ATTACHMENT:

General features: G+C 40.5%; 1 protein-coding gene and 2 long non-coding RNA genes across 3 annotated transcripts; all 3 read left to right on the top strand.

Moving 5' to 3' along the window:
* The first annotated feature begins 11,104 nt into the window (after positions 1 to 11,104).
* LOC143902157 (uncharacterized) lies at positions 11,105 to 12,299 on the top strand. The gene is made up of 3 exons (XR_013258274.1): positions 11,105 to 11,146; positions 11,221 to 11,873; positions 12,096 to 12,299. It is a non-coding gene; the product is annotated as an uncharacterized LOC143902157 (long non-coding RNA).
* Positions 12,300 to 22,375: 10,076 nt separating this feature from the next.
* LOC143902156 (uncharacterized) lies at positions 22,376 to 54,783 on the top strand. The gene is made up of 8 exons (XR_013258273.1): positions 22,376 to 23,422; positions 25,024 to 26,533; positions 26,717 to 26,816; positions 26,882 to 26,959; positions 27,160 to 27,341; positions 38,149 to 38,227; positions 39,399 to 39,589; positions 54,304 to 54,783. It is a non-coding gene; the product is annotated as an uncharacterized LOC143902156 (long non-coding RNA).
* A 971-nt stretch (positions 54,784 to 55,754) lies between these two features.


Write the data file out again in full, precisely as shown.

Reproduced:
General features: G+C 40.5%; 1 protein-coding gene and 2 long non-coding RNA genes across 3 annotated transcripts; all 3 read left to right on the top strand.

Moving 5' to 3' along the window:
* The first annotated feature begins 11,104 nt into the window (after positions 1 to 11,104).
* LOC143902157 (uncharacterized) lies at positions 11,105 to 12,299 on the top strand. The gene is made up of 3 exons (XR_013258274.1): positions 11,105 to 11,146; positions 11,221 to 11,873; positions 12,096 to 12,299. It is a non-coding gene; the product is annotated as an uncharacterized LOC143902157 (long non-coding RNA).
* Positions 12,300 to 22,375: 10,076 nt separating this feature from the next.
* LOC143902156 (uncharacterized) lies at positions 22,376 to 54,783 on the top strand. The gene is made up of 8 exons (XR_013258273.1): positions 22,376 to 23,422; positions 25,024 to 26,533; positions 26,717 to 26,816; positions 26,882 to 26,959; positions 27,160 to 27,341; positions 38,149 to 38,227; positions 39,399 to 39,589; positions 54,304 to 54,783. It is a non-coding gene; the product is annotated as an uncharacterized LOC143902156 (long non-coding RNA).
* A 971-nt stretch (positions 54,784 to 55,754) lies between these two features.